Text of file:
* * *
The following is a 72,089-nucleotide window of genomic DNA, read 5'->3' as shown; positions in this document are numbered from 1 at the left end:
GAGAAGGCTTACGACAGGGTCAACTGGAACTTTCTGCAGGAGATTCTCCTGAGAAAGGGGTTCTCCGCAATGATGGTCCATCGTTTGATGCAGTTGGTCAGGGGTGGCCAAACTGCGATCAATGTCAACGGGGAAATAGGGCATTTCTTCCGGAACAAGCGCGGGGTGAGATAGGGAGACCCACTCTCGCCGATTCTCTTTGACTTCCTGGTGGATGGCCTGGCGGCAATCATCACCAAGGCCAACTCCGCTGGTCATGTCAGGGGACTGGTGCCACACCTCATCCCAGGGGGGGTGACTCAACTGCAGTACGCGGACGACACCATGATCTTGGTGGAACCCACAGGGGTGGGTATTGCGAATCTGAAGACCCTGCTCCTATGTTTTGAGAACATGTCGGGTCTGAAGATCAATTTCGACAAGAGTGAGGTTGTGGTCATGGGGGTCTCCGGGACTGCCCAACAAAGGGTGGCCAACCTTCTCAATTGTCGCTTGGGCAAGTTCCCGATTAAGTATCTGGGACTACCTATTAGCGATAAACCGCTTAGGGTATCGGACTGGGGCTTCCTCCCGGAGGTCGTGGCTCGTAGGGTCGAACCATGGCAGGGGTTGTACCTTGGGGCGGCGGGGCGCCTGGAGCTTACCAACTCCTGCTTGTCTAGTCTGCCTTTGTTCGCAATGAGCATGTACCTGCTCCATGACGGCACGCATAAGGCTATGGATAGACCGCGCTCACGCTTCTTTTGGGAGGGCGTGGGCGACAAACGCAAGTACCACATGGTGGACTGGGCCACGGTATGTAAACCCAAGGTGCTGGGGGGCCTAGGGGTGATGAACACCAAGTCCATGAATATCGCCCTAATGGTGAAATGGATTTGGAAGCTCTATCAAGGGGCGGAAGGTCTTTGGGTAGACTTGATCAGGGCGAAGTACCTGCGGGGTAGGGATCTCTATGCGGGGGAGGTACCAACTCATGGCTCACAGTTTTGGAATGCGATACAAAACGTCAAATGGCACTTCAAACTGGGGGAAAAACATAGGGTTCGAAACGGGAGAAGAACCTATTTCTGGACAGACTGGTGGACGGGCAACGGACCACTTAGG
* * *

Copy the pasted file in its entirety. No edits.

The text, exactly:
The following is a 72,089-nucleotide window of genomic DNA, read 5'->3' as shown; positions in this document are numbered from 1 at the left end:
GAGAAGGCTTACGACAGGGTCAACTGGAACTTTCTGCAGGAGATTCTCCTGAGAAAGGGGTTCTCCGCAATGATGGTCCATCGTTTGATGCAGTTGGTCAGGGGTGGCCAAACTGCGATCAATGTCAACGGGGAAATAGGGCATTTCTTCCGGAACAAGCGCGGGGTGAGATAGGGAGACCCACTCTCGCCGATTCTCTTTGACTTCCTGGTGGATGGCCTGGCGGCAATCATCACCAAGGCCAACTCCGCTGGTCATGTCAGGGGACTGGTGCCACACCTCATCCCAGGGGGGGTGACTCAACTGCAGTACGCGGACGACACCATGATCTTGGTGGAACCCACAGGGGTGGGTATTGCGAATCTGAAGACCCTGCTCCTATGTTTTGAGAACATGTCGGGTCTGAAGATCAATTTCGACAAGAGTGAGGTTGTGGTCATGGGGGTCTCCGGGACTGCCCAACAAAGGGTGGCCAACCTTCTCAATTGTCGCTTGGGCAAGTTCCCGATTAAGTATCTGGGACTACCTATTAGCGATAAACCGCTTAGGGTATCGGACTGGGGCTTCCTCCCGGAGGTCGTGGCTCGTAGGGTCGAACCATGGCAGGGGTTGTACCTTGGGGCGGCGGGGCGCCTGGAGCTTACCAACTCCTGCTTGTCTAGTCTGCCTTTGTTCGCAATGAGCATGTACCTGCTCCATGACGGCACGCATAAGGCTATGGATAGACCGCGCTCACGCTTCTTTTGGGAGGGCGTGGGCGACAAACGCAAGTACCACATGGTGGACTGGGCCACGGTATGTAAACCCAAGGTGCTGGGGGGCCTAGGGGTGATGAACACCAAGTCCATGAATATCGCCCTAATGGTGAAATGGATTTGGAAGCTCTATCAAGGGGCGGAAGGTCTTTGGGTAGACTTGATCAGGGCGAAGTACCTGCGGGGTAGGGATCTCTATGCGGGGGAGGTACCAACTCATGGCTCACAGTTTTGGAATGCGATACAAAACGTCAAATGGCACTTCAAACTGGGGGAAAAACATAGGGTTCGAAACGGGAGAAGAACCTATTTCTGGACAGACTGGTGGACGGGCAACGGACCACTTAGG